Doing the above analysis of stereotypes is much easier when you have a framework of cultural values in mind. Great minds have put together some very helpful tools to understand the broad contours of cultural categories.

In my opinion, the slim but powerful Ministering Cross-Culturally: A Model for Effective Personal Relationships is the gold standard if you’re looking to study this topic. You can read it in an afternoon, but the things you learn will stay with you and benefit your crosscultural friendships for life.

  1. Ask “stupid” questions.

One of the agreements my Ethiopian husband and I made before getting married was that there would be a “no stupid questions” policy in our marriage. This has proved very helpful to appeal to, because believe me, there have been some questions that we have felt stupid asking each other.

It often seems at first that the answer should be obvious to a given question—but when you’re dealing with someone with a different cultural orientation, you realize that there is more than one way to skin a cat (or treat the flu, or talk about money, or give a hostess gift, or deal with a cranky child, or comfort a grieving person, or…you get the idea).

Saying: “To me, it seems this way. What do you think?” or “My first thought is that we should do this—what do you think?” or “You seem upset about something but I think we’re misunderstanding each other, what do you think?” is a brave move that will likely show us that these questions which seem “stupid” (as in, really obvious, shouldn’t be necessary) at first are actually vital if we are to progress in crosscultural understanding and friendship with someone very different than us.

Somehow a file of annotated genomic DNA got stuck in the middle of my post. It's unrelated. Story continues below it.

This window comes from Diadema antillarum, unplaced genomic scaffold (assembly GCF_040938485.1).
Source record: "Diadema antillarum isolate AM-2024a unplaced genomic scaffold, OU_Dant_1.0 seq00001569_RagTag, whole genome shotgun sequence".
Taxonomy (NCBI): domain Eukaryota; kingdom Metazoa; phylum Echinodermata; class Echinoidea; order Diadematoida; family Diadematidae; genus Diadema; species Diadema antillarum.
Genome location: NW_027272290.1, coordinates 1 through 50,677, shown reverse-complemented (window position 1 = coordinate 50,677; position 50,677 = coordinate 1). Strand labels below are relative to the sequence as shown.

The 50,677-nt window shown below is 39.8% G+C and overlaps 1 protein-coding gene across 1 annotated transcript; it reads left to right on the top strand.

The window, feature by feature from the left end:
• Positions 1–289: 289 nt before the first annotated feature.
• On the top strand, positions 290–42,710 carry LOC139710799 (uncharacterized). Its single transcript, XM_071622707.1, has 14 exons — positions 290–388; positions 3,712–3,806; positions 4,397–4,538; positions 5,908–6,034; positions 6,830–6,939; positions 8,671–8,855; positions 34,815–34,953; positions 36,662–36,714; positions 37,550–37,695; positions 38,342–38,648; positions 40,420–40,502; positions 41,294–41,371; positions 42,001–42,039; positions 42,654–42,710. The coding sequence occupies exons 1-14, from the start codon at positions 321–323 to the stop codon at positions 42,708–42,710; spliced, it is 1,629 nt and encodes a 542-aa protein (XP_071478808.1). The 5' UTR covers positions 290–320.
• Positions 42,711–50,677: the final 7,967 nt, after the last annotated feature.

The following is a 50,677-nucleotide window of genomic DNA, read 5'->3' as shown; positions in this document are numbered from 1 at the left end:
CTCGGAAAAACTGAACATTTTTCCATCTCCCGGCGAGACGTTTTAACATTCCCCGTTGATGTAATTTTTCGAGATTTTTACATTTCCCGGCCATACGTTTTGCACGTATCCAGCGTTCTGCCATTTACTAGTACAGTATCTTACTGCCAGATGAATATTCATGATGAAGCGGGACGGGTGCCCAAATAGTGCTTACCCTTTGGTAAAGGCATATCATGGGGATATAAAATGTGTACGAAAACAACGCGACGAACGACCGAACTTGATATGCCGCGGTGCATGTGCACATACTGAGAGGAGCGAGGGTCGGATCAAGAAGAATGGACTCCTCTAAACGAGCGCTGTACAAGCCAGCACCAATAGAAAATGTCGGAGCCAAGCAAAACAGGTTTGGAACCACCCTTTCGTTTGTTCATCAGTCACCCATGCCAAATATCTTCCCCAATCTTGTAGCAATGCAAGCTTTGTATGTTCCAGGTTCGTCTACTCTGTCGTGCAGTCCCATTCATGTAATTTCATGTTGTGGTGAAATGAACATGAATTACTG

You can ask these questions of the friend with whom you’re having the misunderstanding if you think it would be appropriate, or you can ask a “cultural consultant” (see Tip #5 below).

  1. Listen to understand.

A gift that you can give to your crosscultural friend is to seek to understand before you seek to be understood. When you ask one of the “stupid” questions above, really listen to the answer. Ask follow up questions. Check your understanding. Consider what you have heard. See if their explanation can help you come full circle and give them the benefit of the doubt (Tip #1) with more confidence.

Listen to your particular crosscultural friend, but also listen to trusted “cultural consultants.” That’s what I call the group of really wise internationals and culturally savvy locals who are only a text or a Facebook message away and have been willing to help when I’m struggling with a crosscultural misunderstanding. Cultivate mentor relationships with people like these, who have significant crosscultural life experience and who have a balanced understanding of both “sides.”